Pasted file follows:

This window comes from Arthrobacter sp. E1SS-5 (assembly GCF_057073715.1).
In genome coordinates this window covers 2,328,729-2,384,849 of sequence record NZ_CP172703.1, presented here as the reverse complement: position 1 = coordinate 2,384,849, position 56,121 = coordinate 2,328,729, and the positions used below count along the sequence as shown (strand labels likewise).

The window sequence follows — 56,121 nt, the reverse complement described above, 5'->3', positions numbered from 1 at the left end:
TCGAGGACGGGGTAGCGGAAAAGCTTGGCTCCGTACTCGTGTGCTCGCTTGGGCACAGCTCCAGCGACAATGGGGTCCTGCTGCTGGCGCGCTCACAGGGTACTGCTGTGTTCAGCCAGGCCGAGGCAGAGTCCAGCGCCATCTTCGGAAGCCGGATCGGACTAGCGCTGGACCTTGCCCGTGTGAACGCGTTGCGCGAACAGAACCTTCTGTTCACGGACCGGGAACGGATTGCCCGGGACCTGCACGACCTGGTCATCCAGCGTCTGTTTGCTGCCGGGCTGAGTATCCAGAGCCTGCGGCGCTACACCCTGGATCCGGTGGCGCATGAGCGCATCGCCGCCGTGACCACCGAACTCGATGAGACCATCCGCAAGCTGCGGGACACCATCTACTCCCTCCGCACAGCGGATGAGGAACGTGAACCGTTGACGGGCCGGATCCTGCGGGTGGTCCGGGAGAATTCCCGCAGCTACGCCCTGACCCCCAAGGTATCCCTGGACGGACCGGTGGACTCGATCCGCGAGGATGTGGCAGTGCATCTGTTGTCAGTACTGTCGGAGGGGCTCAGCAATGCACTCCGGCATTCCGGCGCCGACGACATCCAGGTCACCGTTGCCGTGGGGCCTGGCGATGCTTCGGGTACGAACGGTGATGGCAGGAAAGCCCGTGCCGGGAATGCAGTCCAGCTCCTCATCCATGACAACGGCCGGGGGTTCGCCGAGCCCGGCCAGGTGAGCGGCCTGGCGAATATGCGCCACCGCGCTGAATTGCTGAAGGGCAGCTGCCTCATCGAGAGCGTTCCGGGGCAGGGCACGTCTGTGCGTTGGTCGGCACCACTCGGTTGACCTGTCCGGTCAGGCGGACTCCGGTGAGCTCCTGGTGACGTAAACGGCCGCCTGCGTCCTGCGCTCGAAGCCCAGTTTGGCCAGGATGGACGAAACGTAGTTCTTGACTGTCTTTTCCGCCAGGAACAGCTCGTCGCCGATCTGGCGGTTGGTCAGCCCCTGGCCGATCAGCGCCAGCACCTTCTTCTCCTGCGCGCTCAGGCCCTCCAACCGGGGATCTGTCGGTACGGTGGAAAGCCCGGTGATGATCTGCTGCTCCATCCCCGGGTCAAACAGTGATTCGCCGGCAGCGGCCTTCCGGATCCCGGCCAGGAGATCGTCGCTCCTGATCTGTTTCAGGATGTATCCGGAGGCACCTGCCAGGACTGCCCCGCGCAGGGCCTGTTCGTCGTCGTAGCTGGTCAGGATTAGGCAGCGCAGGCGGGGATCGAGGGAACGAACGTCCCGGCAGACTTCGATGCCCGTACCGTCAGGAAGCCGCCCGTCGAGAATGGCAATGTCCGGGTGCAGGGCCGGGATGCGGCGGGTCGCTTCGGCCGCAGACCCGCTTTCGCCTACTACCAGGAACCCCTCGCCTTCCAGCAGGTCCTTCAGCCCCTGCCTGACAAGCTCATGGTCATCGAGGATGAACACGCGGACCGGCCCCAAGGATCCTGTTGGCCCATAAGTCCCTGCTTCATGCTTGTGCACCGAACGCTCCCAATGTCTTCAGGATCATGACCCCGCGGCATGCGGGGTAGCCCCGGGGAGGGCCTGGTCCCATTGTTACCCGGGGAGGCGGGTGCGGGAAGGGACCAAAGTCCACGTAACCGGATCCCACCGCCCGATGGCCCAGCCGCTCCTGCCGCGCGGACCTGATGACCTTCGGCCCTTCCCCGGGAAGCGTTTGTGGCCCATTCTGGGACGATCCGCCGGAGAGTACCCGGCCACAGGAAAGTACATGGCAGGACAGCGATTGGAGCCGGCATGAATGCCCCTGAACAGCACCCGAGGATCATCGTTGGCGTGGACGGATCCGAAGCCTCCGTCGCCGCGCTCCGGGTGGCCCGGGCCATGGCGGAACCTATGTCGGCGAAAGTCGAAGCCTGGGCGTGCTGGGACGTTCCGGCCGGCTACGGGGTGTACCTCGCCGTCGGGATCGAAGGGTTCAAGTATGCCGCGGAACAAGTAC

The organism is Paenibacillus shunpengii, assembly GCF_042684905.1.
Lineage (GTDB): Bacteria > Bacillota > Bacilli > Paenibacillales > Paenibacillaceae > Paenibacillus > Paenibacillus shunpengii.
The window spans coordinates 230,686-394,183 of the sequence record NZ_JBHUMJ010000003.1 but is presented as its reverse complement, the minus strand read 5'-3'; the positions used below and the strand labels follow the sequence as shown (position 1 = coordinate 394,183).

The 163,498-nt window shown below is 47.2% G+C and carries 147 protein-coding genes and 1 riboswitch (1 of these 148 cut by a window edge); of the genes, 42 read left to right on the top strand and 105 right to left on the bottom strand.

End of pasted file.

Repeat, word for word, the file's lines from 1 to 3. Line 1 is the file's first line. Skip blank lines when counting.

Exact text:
This window comes from Arthrobacter sp. E1SS-5 (assembly GCF_057073715.1).
In genome coordinates this window covers 2,328,729-2,384,849 of sequence record NZ_CP172703.1, presented here as the reverse complement: position 1 = coordinate 2,384,849, position 56,121 = coordinate 2,328,729, and the positions used below count along the sequence as shown (strand labels likewise).

The window sequence follows — 56,121 nt, the reverse complement described above, 5'->3', positions numbered from 1 at the left end: